A Curse of Memory

I’ve often heard it said that forgiving is for one’s self and not so much for the individual being forgiven. “Forget about them,” I was often told. “Don’t let them dictate you,” they said. I’ve never been able to reconcile that, because I have a hard time forgetting pain, real or perceived. In my mind, forgiveness first requires those who have harmed others to first show penance for what they’ve done. It shouldn’t be as simple as going to the god of your choice and groveling a bit, putting a bit of money in the poor box, and walking away with a clear conscience. Yes, sometimes, forgiveness requires more than just a few words and small actions.

If you talked to anyone at my workplace 5 years ago, they likely would’ve said that they did nothing wrong. That what they did to others was no big deal and that they ought to be forgiven for such small things, if they really need to be forgiven at all. A great many of them firmly believe to this day that they did everything right and no harm was done. Will they ever know? Will they ever gain the conscience necessary to understand not only the harm they did, but the evil they embraced? If you were to ask me, I would say that they will never learn that in this lifetime; only after it has passed will they have a chance to understand, at at that they may never come to terms with it. They may take many lifetimes to finally reconcile the evil they have done.

You see, when I left Club Fed, I wasn’t just giving up a job. I wasn’t just giving up a career. It wasn’t just a paycheck, the benefits, or any material considerations. I was giving up a future. I was giving up hope. Those harmful words that I remember so clearly to this day will remain with me even after I die. “You just need to learn to hear better,” they told me. “She’s just trying to help you out,” they said after those words. Even as I write this now, I can feel anger and hatred within my heart. What would drive people to not only say such things, but to excuse them as well? The reasons are numerous, of course, not to mention varied. Each individual had their own justification, I’m sure. Maybe it was just too much trouble. It was a small thing; I shouldn’t have taken such offense over it. I should have kept it inside the organization; going for outside help was the wrong thing to do. It’s not their job to deal with it; they should just keep their heads down and wait til they finally reach retirement, then they might be able to do something about it.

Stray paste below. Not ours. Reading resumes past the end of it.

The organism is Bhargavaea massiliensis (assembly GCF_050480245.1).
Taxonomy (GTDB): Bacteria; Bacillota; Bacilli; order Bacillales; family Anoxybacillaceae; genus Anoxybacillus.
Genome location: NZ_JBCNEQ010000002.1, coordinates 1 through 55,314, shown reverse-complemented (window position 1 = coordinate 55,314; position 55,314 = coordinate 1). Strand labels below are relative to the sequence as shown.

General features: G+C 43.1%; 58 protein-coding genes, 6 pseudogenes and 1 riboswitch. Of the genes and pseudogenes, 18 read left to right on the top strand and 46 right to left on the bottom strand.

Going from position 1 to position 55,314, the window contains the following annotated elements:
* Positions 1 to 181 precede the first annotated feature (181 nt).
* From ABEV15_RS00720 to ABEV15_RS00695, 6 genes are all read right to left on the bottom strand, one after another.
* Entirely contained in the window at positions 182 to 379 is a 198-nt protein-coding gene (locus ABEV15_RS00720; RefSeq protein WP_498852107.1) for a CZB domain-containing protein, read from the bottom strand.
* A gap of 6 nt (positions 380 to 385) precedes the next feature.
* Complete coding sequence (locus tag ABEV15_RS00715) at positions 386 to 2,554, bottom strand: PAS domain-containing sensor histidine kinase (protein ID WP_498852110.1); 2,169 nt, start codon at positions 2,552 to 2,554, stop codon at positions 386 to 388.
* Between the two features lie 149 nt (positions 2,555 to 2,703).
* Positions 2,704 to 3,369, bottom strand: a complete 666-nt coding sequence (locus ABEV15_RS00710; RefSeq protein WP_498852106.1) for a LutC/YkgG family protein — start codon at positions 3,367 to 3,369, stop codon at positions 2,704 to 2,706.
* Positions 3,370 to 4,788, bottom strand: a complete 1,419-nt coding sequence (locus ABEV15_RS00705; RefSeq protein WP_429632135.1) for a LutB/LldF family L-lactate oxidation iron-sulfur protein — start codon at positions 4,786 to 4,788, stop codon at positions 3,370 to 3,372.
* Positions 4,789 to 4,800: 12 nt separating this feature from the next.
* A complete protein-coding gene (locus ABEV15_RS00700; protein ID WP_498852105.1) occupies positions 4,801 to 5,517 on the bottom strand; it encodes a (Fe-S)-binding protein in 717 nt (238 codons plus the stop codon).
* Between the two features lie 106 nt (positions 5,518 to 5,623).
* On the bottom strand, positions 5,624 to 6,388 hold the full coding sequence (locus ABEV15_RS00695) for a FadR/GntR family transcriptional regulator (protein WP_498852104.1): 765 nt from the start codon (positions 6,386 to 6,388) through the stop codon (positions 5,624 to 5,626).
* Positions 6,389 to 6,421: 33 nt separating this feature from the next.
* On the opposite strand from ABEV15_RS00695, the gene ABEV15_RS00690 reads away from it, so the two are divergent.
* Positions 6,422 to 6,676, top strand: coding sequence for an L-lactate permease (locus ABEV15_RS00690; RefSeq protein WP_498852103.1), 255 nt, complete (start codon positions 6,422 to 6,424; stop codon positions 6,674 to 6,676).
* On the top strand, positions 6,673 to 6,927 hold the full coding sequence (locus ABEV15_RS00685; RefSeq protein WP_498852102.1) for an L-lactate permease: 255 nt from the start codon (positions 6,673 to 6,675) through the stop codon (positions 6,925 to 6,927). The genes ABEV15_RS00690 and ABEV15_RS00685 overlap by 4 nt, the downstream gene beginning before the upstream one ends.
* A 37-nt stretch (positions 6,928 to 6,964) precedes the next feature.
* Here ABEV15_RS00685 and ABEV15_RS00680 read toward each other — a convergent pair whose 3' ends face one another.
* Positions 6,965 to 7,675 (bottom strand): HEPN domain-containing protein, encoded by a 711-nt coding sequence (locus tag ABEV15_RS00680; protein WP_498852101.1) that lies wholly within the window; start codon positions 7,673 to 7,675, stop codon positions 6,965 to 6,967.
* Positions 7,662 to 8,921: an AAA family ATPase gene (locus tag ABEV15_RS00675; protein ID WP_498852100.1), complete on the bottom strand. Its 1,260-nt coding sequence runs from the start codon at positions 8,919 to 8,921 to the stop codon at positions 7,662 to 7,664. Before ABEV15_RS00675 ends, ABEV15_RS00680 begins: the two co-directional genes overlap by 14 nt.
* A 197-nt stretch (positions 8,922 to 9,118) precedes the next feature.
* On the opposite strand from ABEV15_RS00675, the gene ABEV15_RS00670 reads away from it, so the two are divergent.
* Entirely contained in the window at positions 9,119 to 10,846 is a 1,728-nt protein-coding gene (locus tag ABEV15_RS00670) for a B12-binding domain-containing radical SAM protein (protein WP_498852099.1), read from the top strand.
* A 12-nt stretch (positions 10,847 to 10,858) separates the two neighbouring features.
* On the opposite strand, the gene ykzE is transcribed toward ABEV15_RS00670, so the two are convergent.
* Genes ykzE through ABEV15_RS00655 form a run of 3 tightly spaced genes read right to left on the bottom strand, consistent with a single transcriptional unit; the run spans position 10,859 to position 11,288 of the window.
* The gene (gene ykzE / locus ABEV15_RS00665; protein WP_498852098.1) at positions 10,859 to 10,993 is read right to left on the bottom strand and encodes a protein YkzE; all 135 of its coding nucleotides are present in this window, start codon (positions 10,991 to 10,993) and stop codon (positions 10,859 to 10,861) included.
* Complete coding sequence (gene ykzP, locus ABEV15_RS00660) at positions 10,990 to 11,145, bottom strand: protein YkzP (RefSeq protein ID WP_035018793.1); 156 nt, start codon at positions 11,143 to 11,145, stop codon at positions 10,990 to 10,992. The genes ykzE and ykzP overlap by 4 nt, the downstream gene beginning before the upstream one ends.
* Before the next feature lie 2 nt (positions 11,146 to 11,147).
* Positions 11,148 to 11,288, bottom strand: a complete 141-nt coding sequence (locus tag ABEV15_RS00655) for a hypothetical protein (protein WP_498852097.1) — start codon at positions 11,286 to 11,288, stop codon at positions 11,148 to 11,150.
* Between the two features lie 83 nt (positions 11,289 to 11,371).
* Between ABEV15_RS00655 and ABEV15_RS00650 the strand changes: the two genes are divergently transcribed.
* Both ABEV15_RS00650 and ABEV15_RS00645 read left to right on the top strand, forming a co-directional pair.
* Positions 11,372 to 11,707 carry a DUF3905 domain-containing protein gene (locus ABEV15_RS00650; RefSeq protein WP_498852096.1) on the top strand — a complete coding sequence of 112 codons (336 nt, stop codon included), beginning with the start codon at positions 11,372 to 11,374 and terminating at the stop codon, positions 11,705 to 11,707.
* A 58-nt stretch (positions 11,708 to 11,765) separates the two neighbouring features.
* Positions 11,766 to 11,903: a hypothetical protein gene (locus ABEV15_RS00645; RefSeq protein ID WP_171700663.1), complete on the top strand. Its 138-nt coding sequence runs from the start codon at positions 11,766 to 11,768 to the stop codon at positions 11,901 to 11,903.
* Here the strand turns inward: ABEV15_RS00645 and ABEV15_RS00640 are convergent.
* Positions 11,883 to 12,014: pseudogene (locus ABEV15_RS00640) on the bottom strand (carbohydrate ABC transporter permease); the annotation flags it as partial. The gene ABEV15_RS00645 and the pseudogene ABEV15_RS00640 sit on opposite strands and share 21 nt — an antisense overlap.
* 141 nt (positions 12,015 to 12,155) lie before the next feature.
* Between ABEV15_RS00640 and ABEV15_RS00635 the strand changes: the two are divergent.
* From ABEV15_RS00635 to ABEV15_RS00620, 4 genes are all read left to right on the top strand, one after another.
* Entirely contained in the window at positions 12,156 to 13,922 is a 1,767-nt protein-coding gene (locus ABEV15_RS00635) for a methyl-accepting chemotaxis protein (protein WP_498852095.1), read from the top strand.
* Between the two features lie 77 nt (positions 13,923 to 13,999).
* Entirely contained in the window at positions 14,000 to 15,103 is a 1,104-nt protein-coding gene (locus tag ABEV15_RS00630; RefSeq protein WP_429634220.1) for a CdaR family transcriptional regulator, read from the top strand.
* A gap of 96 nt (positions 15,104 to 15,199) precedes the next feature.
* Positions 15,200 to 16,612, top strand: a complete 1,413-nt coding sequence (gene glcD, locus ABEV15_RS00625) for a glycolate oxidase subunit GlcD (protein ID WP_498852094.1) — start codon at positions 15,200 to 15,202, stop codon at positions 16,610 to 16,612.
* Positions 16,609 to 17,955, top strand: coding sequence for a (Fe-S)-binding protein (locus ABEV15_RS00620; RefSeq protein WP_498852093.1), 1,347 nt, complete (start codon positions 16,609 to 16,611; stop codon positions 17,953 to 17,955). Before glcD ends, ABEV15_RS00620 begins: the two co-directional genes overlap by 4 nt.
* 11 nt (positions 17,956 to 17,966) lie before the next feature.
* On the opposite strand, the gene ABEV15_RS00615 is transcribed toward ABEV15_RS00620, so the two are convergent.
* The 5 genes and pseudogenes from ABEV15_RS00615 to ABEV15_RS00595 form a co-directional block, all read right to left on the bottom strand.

In the end, people found ways to not take action because they feared that by taking a action that it might be the wrong one. Better to not be in a position where you have to answer why you did an action, because nobody got in trouble for not doing anything. Naturally, this has been proven wrong many times, but we’ll push that aside for now. So many individuals with responsibility who simply wanted the prestige of that responsibility without the actual duty of such. I shouldn’t be surprised, for this is a reflection of both culture and society as a whole.

I remember a great many things. I remember dreams I’ve had to the point I’m not sure if they are mere dreams or something more. Is the waking life the real one or a cover for something else? Are these events the experience of one person or of many? Is this reality or something merely playing at it? Perhaps these questions help with imagination and thus creative ordeals. But what is such if it leads to nothing but pain? Am I simply addicted to that pain, vainly holding onto it so I do not fade away? Is pain the only reason I have retained this life to this point? And if I were to let it go, what would I become?

Yes, I remember. I still hold that anger, that hatred, all so tightly that I fear what may become should it ever be released. For in this life, my greatest fear has never been the end of it, but instead what would happen should I be consumed by so much hate that I’ve kept buried deep within my heart. I fear that at some point, the people of this world will force me to embrace something far worse: apathy.

5 years on, my hope is but a mere candle. And with each passing day, I find less and less of a reason to not extinguish it.

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